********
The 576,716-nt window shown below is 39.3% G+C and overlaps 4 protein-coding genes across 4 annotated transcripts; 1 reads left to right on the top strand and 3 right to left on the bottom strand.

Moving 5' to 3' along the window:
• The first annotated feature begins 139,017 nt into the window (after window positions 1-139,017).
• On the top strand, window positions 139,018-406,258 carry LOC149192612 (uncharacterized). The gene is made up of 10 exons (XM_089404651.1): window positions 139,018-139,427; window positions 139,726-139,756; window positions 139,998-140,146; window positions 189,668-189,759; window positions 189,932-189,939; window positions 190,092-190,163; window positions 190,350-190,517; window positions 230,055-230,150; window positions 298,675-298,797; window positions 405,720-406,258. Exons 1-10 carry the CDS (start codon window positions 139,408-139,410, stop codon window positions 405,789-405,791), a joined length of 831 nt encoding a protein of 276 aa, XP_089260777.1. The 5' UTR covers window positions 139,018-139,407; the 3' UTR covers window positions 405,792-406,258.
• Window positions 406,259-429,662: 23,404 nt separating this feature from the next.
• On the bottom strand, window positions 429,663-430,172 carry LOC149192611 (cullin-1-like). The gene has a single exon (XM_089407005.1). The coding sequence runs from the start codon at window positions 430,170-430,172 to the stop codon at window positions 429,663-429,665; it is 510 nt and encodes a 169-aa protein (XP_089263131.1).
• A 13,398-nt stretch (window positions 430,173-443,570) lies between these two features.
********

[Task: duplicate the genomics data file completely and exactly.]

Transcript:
The 576,716-nt window shown below is 39.3% G+C and overlaps 4 protein-coding genes across 4 annotated transcripts; 1 reads left to right on the top strand and 3 right to left on the bottom strand.

Moving 5' to 3' along the window:
• The first annotated feature begins 139,017 nt into the window (after window positions 1-139,017).
• On the top strand, window positions 139,018-406,258 carry LOC149192612 (uncharacterized). The gene is made up of 10 exons (XM_089404651.1): window positions 139,018-139,427; window positions 139,726-139,756; window positions 139,998-140,146; window positions 189,668-189,759; window positions 189,932-189,939; window positions 190,092-190,163; window positions 190,350-190,517; window positions 230,055-230,150; window positions 298,675-298,797; window positions 405,720-406,258. Exons 1-10 carry the CDS (start codon window positions 139,408-139,410, stop codon window positions 405,789-405,791), a joined length of 831 nt encoding a protein of 276 aa, XP_089260777.1. The 5' UTR covers window positions 139,018-139,407; the 3' UTR covers window positions 405,792-406,258.
• Window positions 406,259-429,662: 23,404 nt separating this feature from the next.
• On the bottom strand, window positions 429,663-430,172 carry LOC149192611 (cullin-1-like). The gene has a single exon (XM_089407005.1). The coding sequence runs from the start codon at window positions 430,170-430,172 to the stop codon at window positions 429,663-429,665; it is 510 nt and encodes a 169-aa protein (XP_089263131.1).
• A 13,398-nt stretch (window positions 430,173-443,570) lies between these two features.